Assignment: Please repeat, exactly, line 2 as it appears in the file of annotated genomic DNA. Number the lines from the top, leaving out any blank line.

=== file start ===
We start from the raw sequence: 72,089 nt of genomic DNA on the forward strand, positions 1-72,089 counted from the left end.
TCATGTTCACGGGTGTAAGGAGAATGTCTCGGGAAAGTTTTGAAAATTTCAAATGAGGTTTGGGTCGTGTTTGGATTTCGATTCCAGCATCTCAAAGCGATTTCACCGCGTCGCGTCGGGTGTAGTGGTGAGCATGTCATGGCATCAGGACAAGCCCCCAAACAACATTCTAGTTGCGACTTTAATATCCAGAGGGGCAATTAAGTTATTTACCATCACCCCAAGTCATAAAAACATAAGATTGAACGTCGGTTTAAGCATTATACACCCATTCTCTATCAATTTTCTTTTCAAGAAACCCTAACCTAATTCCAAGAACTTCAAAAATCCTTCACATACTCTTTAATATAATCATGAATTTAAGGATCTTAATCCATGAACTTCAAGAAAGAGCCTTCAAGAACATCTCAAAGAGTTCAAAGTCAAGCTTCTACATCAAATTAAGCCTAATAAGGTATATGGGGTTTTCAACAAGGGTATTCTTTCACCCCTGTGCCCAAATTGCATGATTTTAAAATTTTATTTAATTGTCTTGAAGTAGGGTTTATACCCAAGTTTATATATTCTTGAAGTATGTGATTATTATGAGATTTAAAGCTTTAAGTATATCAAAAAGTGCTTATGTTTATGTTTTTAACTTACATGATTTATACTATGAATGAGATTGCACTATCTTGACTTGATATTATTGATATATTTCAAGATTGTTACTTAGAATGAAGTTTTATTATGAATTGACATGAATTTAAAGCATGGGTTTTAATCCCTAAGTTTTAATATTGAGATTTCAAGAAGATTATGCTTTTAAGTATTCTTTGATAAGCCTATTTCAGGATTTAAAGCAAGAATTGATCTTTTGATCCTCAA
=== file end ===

TCATGTTCACGGGTGTAAGGAGAATGTCTCGGGAAAGTTTTGAAAATTTCAAATGAGGTTTGGGTCGTGTTTGGATTTCGATTCCAGCATCTCAAAGCGATTTCACCGCGTCGCGTCGGGTGTAGTGGTGAGCATGTCATGGCATCAGGACAAGCCCCCAAACAACATTCTAGTTGCGACTTTAATATCCAGAGGGGCAATTAAGTTATTTACCATCACCCCAAGTCATAAAAACATAAGATTGAACGTCGGTTTAAGCATTATACACCCATTCTCTATCAATTTTCTTTTCAAGAAACCCTAACCTAATTCCAAGAACTTCAAAAATCCTTCACATACTCTTTAATATAATCATGAATTTAAGGATCTTAATCCATGAACTTCAAGAAAGAGCCTTCAAGAACATCTCAAAGAGTTCAAAGTCAAGCTTCTACATCAAATTAAGCCTAATAAGGTATATGGGGTTTTCAACAAGGGTATTCTTTCACCCCTGTGCCCAAATTGCATGATTTTAAAATTTTATTTAATTGTCTTGAAGTAGGGTTTATACCCAAGTTTATATATTCTTGAAGTATGTGATTATTATGAGATTTAAAGCTTTAAGTATATCAAAAAGTGCTTATGTTTATGTTTTTAACTTACATGATTTATACTATGAATGAGATTGCACTATCTTGACTTGATATTATTGATATATTTCAAGATTGTTACTTAGAATGAAGTTTTATTATGAATTGACATGAATTTAAAGCATGGGTTTTAATCCCTAAGTTTTAATATTGAGATTTCAAGAAGATTATGCTTTTAAGTATTCTTTGATAAGCCTATTTCAGGATTTAAAGCAAGAATTGATCTTTTGATCCTCAA